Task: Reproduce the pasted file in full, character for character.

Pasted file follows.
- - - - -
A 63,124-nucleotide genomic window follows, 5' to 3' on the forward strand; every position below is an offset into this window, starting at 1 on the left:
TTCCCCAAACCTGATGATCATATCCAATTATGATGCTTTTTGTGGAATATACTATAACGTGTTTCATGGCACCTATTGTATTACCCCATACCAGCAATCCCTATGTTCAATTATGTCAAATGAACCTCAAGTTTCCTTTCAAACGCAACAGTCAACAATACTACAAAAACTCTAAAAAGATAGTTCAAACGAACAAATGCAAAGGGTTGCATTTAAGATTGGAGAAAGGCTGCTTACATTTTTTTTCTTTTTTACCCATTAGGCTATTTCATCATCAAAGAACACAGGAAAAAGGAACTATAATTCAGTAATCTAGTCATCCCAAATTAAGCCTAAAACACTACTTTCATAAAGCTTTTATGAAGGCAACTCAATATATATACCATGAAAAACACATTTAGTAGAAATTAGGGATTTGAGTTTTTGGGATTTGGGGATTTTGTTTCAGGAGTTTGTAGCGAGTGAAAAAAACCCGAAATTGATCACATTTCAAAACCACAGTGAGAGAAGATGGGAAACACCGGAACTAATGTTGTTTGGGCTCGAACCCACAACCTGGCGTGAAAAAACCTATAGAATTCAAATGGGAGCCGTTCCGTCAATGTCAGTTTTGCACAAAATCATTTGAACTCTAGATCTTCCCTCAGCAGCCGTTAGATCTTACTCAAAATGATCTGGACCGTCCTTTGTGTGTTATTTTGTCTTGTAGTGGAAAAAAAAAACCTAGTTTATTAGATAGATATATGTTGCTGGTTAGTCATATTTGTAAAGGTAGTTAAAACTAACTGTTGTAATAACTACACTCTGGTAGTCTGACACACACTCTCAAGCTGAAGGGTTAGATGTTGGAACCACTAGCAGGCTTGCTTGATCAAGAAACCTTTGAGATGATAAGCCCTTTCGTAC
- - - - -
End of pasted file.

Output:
A 63,124-nucleotide genomic window follows, 5' to 3' on the forward strand; every position below is an offset into this window, starting at 1 on the left:
TTCCCCAAACCTGATGATCATATCCAATTATGATGCTTTTTGTGGAATATACTATAACGTGTTTCATGGCACCTATTGTATTACCCCATACCAGCAATCCCTATGTTCAATTATGTCAAATGAACCTCAAGTTTCCTTTCAAACGCAACAGTCAACAATACTACAAAAACTCTAAAAAGATAGTTCAAACGAACAAATGCAAAGGGTTGCATTTAAGATTGGAGAAAGGCTGCTTACATTTTTTTTCTTTTTTACCCATTAGGCTATTTCATCATCAAAGAACACAGGAAAAAGGAACTATAATTCAGTAATCTAGTCATCCCAAATTAAGCCTAAAACACTACTTTCATAAAGCTTTTATGAAGGCAACTCAATATATATACCATGAAAAACACATTTAGTAGAAATTAGGGATTTGAGTTTTTGGGATTTGGGGATTTTGTTTCAGGAGTTTGTAGCGAGTGAAAAAAACCCGAAATTGATCACATTTCAAAACCACAGTGAGAGAAGATGGGAAACACCGGAACTAATGTTGTTTGGGCTCGAACCCACAACCTGGCGTGAAAAAACCTATAGAATTCAAATGGGAGCCGTTCCGTCAATGTCAGTTTTGCACAAAATCATTTGAACTCTAGATCTTCCCTCAGCAGCCGTTAGATCTTACTCAAAATGATCTGGACCGTCCTTTGTGTGTTATTTTGTCTTGTAGTGGAAAAAAAAAACCTAGTTTATTAGATAGATATATGTTGCTGGTTAGTCATATTTGTAAAGGTAGTTAAAACTAACTGTTGTAATAACTACACTCTGGTAGTCTGACACACACTCTCAAGCTGAAGGGTTAGATGTTGGAACCACTAGCAGGCTTGCTTGATCAAGAAACCTTTGAGATGATAAGCCCTTTCGTAC